Senate to vote on protest petition repeal

Posted June 30, 2015

— The state Senate is expected to vote Wednesday on a proposal to repeal the protest petition, a tool used by citizens to contest rezoning.

Under state zoning law dating from the 1920s, when a property in a city is proposed to be rezoned for development, as few as 5 percent of neighboring property owners can sign a protest petition against it. That petition stops the process from moving forward unless 75 percent of the city council votes to allow it to proceed.

House Bill 201, approved by the House in March, would repeal the current protest petition process and replace it with a different process for citizens to submit written input to their city council. Only a simple majority would be needed to override the protest.

Supporters of the bill argue that the process is archaic, dating to a time of rampant post-war development when property owners might not have had a way to know that adjoining property was being developed.

These days, argued sponsor Sen. Andy Wells, R-Catawba, rezoning is a months- or years-long process involving multiple boards, meetings and votes.

"All that process is advertised. Everybody knows what's going on," Wells told the Senate Commerce Committee on Tuesday.

Hickory has seven council members, he said, so it requires six ayes to pass the 75 percent mark needed to override a protest petition.

"We're talking about a situation where one vote on a body – a single vote – can change the outcome," Wells said. "We should not give one person on a board or in the legislature a veto over that body."

The repeal is supported by the North Carolina Homebuilders Association, the North Carolina Retail Merchants Association and the state's chapter of NAIOP, the Commercial Real Estate Developers' Association.

Speaking for NAIOP, lobbyist Joe Padilla said the protest petition "is used by one or two property owners to gain leverage over a developer so that they will gain personally."

"There is no effort here to take away the voice of the neighborhood," Padilla told the committee. "This will level the playing field for those seeking to sell their property in compliance with the land use plan."

Several repeal opponents also addressed the committee, including Marcel Dawson, a Charlotte resident whose neighborhood used the protest petition to stop what he said was "high-density, low-grade development" on adjoining property. That protest was eventually unanimously upheld by the Charlotte City Council.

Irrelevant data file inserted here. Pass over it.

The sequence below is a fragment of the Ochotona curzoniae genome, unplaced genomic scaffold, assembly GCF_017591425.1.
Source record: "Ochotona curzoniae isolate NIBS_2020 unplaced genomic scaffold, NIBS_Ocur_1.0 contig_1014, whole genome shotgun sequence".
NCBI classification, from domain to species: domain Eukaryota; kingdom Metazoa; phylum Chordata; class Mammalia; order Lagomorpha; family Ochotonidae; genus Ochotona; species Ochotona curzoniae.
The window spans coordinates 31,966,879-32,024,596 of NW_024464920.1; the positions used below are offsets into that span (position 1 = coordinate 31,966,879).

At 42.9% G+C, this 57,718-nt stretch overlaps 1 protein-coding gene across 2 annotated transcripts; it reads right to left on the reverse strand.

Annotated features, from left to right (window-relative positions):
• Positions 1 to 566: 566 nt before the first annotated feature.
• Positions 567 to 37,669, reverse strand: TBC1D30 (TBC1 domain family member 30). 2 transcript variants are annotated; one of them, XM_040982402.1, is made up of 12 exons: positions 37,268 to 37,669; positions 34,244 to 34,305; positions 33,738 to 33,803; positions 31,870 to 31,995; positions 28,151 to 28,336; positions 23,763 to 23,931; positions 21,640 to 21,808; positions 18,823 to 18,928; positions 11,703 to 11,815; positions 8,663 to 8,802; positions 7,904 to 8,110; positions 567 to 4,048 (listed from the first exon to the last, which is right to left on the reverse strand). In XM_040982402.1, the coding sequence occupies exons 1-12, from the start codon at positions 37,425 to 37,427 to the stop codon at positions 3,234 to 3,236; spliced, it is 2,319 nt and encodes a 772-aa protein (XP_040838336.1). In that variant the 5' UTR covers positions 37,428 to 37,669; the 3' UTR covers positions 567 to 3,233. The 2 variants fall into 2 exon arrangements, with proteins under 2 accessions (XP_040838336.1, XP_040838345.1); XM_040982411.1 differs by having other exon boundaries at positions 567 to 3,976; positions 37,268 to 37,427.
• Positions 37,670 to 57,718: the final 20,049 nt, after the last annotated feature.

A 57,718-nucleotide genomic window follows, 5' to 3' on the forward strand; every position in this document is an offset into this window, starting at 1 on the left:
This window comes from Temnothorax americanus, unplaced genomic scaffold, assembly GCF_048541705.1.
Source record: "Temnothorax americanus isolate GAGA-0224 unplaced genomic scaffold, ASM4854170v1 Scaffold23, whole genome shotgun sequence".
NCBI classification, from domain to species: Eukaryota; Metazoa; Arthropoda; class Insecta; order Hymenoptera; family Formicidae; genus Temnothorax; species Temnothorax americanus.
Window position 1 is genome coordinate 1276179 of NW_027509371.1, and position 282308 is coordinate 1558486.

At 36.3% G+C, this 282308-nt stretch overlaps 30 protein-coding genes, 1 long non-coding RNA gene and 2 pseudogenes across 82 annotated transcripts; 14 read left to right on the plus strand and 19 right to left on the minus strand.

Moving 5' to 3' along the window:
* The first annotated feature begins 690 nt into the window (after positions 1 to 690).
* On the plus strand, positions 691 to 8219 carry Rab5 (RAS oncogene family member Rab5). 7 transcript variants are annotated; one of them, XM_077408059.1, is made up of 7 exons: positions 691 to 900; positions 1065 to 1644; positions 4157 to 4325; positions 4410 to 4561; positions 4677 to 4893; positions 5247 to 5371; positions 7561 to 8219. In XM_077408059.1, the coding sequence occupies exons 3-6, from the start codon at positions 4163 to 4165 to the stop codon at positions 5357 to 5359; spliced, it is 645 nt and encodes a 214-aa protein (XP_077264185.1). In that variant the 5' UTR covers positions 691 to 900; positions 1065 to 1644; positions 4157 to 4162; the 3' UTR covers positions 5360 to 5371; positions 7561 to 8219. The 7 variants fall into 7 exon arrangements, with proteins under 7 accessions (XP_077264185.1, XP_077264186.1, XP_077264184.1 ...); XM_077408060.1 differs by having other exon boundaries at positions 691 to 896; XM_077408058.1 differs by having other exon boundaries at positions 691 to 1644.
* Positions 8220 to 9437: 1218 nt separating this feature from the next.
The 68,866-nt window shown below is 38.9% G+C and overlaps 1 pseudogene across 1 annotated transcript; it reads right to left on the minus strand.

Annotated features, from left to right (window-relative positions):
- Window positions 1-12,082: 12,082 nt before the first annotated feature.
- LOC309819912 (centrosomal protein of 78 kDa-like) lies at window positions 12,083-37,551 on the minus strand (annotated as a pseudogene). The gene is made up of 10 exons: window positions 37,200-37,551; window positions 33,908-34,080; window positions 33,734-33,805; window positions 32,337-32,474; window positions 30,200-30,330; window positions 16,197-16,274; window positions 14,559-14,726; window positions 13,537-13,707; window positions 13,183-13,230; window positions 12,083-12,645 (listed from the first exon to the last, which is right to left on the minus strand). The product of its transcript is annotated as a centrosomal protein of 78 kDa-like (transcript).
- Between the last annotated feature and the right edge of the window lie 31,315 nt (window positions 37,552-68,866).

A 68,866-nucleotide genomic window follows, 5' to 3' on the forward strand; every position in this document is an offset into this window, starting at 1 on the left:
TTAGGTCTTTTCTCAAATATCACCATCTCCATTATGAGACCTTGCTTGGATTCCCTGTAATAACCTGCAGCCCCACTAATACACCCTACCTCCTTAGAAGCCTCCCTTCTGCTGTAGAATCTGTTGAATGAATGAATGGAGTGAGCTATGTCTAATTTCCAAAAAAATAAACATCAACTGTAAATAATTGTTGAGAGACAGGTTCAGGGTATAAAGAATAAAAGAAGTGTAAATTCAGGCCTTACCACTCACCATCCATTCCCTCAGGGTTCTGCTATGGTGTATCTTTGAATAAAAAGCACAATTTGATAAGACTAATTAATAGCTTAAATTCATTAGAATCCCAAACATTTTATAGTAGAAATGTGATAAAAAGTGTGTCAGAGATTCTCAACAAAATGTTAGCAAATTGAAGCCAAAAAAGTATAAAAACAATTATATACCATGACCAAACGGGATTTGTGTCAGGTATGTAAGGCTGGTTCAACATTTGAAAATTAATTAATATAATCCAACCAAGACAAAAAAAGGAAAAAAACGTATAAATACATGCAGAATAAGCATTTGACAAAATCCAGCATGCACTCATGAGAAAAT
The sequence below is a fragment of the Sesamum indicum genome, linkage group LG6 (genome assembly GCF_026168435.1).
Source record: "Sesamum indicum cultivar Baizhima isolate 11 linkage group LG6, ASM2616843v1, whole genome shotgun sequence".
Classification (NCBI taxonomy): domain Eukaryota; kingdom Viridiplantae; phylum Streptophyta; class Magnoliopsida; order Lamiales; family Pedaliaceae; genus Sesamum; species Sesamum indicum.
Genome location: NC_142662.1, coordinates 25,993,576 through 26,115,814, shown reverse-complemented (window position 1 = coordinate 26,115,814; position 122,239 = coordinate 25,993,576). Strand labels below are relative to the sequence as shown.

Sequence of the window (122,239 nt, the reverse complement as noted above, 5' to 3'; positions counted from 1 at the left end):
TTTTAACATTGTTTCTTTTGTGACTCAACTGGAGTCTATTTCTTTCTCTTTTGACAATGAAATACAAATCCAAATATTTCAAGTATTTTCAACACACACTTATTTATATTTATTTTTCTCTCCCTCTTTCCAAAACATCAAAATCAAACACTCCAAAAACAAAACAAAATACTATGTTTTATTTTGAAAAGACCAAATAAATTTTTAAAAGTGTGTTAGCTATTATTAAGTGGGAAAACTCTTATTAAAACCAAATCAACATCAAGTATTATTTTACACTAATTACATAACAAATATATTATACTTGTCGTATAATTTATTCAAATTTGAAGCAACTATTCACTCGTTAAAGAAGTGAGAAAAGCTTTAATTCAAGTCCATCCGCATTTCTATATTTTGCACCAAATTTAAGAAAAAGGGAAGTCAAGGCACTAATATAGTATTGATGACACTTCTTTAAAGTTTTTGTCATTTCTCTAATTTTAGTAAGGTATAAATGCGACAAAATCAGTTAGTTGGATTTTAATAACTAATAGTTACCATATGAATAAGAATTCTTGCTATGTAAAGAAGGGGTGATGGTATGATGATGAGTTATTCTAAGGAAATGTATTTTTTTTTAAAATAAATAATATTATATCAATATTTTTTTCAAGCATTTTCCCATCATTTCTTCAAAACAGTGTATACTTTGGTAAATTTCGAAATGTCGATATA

"It functions for families like me that have other jobs, other things that we have to do. This law functions to basically allow us to fit into the process," Dawson told the panel. "Do not eliminate our voice as residents."

That plea was seconded by David Cox, one of the Raleigh residents who fought the development of a Publix shopping center in north Raleigh. The developer eventually pulled out of the project, expecting to lose a council vote.

Cox said the protest petition allows local residents to stand up to big developers with deep pockets and "simply helps us to level the playing field so little guys like myself and my wife can have a voice in the process."

Cox and Dawson both urged the Senate to consider tweaking the law to remove the super-majority requirement, rather than throwing out the process entirely. But Mike Carpenter with the Homebuilders' Association argued the process itself is the problem.

"The citizens of North Carolina have lost a great number of really great projects over the years," Carpenter said. "Cities that have invested in these projects have also lost because of a protest petition."

The bill cleared the committee on a voice vote.


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  • Terry Lightfoot Jul 1, 2015
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    I agree with Cox and Dawson, keep the protest process, developers have enormous power and resources, we need a tool to protest unwanted development

  • Jay Tanenbaum Jun 30, 2015
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    I call BS on this. It's about the developers having more money than a home owner- normally.

    For example, there used to be a nice farm behind where I live. A new subdivision just went up around the corner from where I live and maybe 30% of the lots are sold and have houses on them. But now, a new subdivision in that old farm behind me. So, what little natural area is left was cut down and I will end up staring at more empty lots. All for the sake of $$